3. Winston Churchill famously uttered,

“Many forms of government have been tried and will be tried in this world of sin and woe. No one pretends that democracy is perfect or all wise.”

What Churchill meant was that all forms of government have flaws. The issue with Pakistan is that no government sticks around long enough for democracy to take root.

After having lived in the West for an extended period of time, one starts understanding the importance of democracy and systems. Pakistan saw a change in the government in 2013 with one party democratically handing the reigns to the next. India may not be perfect but it is much ahead of Pakistan because it has had a continuous stretch of democratically elected governments. Pakistan and India are the same age but Pakistan lacks far behind in institutions and systems.

Case in point – when General Raheel Sharif does something (even after retirement), everybody takes note. On the other hand, most of us would be hard pressed to even name the Indian army Chief. The army is just one institution among many in India whereas it is the only institution in Pakistan.

I raised this point in front of a few people in Pakistan only to be admonished and told about all the things that the Pakistani government wasn’t doing or was doing wrong. To them, I say this: this is the beauty of democracy – out with the old, in with the new. Irrespective of who you credit – the media (news channels), advanced communication channels (mobile and social media) or even Imran Khan – there is a level of awareness among the people that is growing by the day. Particularly in the case of Imran Khan, while his politics and tactics may merit debate, he has shown that one can challenge the government (through dharnas or Panama) and not be apologetic for it. The next elections won’t be a cake walk for anybody. They may be messy, but that’s how democracy grows.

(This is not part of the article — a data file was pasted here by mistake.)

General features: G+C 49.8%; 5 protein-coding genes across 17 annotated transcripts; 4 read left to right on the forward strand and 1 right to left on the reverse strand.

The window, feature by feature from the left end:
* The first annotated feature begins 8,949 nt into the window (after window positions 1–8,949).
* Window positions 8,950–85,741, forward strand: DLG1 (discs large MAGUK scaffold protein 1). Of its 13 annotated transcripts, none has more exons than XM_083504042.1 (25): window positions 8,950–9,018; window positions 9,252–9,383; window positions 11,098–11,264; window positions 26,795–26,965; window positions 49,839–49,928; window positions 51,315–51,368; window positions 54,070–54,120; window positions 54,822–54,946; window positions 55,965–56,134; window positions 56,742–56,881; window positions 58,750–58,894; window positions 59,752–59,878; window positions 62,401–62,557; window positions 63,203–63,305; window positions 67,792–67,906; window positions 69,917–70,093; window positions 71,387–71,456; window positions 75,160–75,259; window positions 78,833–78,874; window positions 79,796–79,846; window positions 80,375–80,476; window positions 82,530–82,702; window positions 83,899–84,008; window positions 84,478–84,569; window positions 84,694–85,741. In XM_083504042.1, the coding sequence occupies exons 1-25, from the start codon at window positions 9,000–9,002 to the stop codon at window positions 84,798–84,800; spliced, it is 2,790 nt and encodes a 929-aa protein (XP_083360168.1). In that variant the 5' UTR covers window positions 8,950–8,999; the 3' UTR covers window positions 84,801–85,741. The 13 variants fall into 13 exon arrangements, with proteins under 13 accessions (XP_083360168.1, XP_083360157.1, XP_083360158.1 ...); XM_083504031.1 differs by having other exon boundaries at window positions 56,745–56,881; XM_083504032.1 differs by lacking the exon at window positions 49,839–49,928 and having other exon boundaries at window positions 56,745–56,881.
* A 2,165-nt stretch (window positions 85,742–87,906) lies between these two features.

Pakistan still has a long way to go. Areas such as power load shedding, law and order, transportation policies, population control (the list goes on and on) all need work. But it is not as bleak as projected. There are power plants being set up all over the country, the country is slated to undergo a census exercise, the National Action Plan seems to be taking effect with Federally Administered Tribal Areas (FATA) being brought into the fold of the federal government.

Again, things are not perfect but as subsequent governments come in democratically, we will see political institutions emerge. As institutions strengthen, so will the country.

Muhammad Yamin

Muhammad Yamin

The author is a management consultant based in Toronto. He has a keen interest in international business, social enterprise development and application technology trends. He tweets @myamin325 (twitter.com/myamin325)

The views expressed by the writer and the reader comments do not necessarily reflect the views and policies of The Express Tribune.